Cities are regarded as the greatest invention that makes us richer, smarter, greener, healthier and happier (Glaeser, 2012). Part of the secret of successful cities lies in innovations facilitating by face-to-face interactions. Interactions enhance the social capital of interacting parties. Universities are where innovations, face-to-face interactions and social capital are commonplace. But universities are not islands in the open sea of the social and economic transformations. Traffic, information and financial flows between universities and other locations can be used to show connections between the ivory tower and the society. In our studies, we use the weekday smartcard data from April 6, 2010 to April 9, 2010 (totally 158,262 transit trips, including bus-only, bus plus subway and subway-only trips) to identify and profile the most popular destinations of the student riders from the “985 universities” and associated transit trip flows in Beijing. “985 universities” are the top 39 universities designated by the Chinese Central Government. There are eight of them located in Beijing, making the city home to the most “985 universities” in China. We define “popular destinations” as bus and subway stations where a student transit rider stays longer than one hour before he starts a second transit trip.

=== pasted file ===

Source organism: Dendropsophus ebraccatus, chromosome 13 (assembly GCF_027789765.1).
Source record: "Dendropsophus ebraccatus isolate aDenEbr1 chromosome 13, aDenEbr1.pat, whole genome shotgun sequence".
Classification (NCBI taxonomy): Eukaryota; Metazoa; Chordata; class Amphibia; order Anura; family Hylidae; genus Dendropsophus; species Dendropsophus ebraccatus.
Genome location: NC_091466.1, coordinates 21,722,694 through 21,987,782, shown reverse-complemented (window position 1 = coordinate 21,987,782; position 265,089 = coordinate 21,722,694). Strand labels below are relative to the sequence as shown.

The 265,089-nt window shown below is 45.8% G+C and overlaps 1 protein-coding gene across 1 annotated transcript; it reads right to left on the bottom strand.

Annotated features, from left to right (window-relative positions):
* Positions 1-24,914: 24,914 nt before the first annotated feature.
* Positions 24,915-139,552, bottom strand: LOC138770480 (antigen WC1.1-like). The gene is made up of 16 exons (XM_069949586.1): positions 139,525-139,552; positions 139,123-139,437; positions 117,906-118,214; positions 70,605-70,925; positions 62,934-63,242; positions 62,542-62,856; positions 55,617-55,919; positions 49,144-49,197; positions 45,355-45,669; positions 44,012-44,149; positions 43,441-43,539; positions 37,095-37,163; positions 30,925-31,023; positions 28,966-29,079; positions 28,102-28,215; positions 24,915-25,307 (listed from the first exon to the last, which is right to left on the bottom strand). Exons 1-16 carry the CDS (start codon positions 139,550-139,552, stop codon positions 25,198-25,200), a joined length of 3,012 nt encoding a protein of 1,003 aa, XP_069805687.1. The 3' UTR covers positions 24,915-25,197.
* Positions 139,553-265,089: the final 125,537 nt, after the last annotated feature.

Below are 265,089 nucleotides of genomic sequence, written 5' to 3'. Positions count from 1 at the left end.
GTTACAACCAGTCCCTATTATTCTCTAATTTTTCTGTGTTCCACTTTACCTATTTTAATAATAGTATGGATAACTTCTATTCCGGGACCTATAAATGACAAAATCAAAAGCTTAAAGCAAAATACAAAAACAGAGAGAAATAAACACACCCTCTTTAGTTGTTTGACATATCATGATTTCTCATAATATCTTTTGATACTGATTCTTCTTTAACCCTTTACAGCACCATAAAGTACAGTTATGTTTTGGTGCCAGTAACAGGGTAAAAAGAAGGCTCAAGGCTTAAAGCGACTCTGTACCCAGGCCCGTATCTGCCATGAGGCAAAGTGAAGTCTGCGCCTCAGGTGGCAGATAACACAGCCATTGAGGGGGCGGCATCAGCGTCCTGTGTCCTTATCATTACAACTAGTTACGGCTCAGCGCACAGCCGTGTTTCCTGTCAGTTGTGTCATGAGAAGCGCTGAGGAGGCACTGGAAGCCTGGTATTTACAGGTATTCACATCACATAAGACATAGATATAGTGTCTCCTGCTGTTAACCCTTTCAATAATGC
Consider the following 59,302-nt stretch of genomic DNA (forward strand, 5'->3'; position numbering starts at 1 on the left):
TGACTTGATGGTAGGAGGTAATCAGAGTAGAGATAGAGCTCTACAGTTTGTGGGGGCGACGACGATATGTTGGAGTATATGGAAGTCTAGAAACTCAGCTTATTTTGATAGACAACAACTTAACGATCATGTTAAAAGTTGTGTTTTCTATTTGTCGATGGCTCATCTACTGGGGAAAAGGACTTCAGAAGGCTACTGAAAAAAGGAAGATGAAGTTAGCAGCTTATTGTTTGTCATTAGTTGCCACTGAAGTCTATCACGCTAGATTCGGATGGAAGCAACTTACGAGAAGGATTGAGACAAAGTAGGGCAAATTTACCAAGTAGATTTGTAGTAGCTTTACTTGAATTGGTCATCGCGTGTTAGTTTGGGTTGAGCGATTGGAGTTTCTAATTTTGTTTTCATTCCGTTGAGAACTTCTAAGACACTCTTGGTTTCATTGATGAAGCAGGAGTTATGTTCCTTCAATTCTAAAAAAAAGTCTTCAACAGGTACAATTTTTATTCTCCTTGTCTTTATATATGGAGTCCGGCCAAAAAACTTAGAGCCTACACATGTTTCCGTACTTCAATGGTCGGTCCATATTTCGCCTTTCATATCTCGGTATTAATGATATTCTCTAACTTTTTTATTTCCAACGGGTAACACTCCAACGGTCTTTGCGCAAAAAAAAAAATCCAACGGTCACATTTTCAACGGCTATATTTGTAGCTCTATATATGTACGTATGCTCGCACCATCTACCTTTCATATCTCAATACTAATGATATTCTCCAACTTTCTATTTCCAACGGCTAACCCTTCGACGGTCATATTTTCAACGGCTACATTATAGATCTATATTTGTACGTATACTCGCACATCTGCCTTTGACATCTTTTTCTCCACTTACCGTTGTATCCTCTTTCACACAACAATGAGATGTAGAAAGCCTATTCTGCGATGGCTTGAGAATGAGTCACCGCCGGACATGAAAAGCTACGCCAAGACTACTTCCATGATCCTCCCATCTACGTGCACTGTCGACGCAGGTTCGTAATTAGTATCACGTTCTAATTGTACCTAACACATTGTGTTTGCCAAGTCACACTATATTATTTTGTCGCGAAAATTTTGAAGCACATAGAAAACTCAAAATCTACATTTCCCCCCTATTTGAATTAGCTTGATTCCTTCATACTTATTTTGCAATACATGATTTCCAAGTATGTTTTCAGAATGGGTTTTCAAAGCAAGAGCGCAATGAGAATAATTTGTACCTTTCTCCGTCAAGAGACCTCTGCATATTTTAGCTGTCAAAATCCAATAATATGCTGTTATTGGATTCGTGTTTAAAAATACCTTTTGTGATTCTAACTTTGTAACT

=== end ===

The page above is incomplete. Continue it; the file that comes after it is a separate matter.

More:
We argue that the popular destinations are equally important places like university campuses where people interact, innovate and increase their social capital. Associated transit trip flows show, at least partially, how universities and colleges are connected to popular destinations and where the strongest ties between them exist. Figures 1 to 3 visualize the popular destinations and associated ties. Not surprisingly, areas adjacent to the“985 universities” campuses such as Zhongguancun (“A” in Figure 1) contain the most popular destinations. The financial district (Xidan, “B” in Figure 1) and the central business district (Guomao, “C” in Figure 1) have the second most popular destinations. Other areas such as Yonghegong, Liuliqiao, Sanyuanqiao and Asian Game Village (“D” to “G” in Figure 1) also have a notable number of popular destinations. These areas have a high density of office buildings, shopping malls and/or restaurants. Figure 2 visualizes the strongest ties between the university campuses and the popular destinations. Strong ties exist between the universities and Guomao and between the universities and Yonghegong. Most of the strongest ties are within the 3rd ring road, where there are the highest concentration of high-income residents, high-profile entities and high-paying jobs in Beijing. But somewhat to our surprise, the ties between the“985 universities” are not among the strongest. Figure 3 shows where the students had been to after leaving their respective campuses and adjacent areas. The student riders did go to numerous destinations, similar to the general riders (Roth et al., 2011). But they rarely went to the areas south of the 3rd ring road, where there has been the highest concentration of low-income residents and low-paying jobs in Beijing. As a whole, therefore, our studies of university student riders indicate that there exist only weak ties between the top universities and the most disadvantaged areas in Beijing. This is slightly different from what Roth et al. (2011) has found about the general riders in London. Per Roth et al. (2011), most stations in London control their own regions and seem to have their own distinctive basins of attraction. In Beijing, student riders from top universities tend to favor or avoid certain stations or regions, regardless the distance.